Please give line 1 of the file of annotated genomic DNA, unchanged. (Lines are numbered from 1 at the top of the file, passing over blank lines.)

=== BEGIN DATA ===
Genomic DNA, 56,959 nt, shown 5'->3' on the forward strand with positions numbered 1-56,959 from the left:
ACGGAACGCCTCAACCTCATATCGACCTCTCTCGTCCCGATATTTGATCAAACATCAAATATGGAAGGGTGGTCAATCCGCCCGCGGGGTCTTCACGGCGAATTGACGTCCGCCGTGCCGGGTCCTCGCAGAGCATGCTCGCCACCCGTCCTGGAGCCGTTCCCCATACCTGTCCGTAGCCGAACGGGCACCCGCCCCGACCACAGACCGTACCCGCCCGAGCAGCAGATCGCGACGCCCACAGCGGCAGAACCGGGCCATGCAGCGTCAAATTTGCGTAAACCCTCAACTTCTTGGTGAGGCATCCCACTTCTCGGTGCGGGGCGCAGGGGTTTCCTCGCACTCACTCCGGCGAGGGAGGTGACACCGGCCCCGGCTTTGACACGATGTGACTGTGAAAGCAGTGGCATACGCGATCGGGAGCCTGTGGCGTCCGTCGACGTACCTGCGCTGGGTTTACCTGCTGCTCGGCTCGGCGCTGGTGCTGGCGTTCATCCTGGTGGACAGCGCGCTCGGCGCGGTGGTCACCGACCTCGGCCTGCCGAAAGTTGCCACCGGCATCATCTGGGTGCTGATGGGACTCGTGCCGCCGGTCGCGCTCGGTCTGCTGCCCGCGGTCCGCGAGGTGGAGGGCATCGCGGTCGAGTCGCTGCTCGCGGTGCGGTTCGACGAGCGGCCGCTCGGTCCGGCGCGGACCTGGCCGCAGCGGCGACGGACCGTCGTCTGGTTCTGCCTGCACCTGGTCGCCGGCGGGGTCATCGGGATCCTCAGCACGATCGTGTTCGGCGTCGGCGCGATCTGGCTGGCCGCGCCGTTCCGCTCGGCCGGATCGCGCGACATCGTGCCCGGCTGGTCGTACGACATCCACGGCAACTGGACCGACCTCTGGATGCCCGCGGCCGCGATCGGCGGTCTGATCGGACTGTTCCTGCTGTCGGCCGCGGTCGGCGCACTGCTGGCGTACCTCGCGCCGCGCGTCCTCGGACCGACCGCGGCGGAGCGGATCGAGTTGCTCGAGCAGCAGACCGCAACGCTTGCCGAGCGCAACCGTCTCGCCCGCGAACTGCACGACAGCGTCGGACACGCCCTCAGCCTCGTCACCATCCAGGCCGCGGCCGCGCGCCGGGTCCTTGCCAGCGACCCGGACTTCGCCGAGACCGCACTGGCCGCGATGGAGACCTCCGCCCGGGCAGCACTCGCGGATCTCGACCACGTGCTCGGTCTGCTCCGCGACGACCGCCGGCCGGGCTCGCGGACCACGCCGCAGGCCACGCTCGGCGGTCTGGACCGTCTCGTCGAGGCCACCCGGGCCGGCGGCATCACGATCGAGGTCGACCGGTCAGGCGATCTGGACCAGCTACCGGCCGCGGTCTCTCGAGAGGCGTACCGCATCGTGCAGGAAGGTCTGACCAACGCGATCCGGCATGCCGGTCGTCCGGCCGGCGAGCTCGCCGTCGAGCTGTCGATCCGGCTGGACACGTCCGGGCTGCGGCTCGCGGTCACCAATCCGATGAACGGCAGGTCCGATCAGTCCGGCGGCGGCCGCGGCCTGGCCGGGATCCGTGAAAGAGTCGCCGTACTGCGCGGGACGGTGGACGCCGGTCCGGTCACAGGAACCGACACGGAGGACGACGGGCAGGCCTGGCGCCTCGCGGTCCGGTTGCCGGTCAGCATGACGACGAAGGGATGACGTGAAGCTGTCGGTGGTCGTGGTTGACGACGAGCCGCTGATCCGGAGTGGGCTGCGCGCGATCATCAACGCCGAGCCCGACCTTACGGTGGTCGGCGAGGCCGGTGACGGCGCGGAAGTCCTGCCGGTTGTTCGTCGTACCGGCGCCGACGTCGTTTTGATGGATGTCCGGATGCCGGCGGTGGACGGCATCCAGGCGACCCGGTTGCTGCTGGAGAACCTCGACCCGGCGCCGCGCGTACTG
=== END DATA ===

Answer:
Genomic DNA, 56,959 nt, shown 5'->3' on the forward strand with positions numbered 1-56,959 from the left: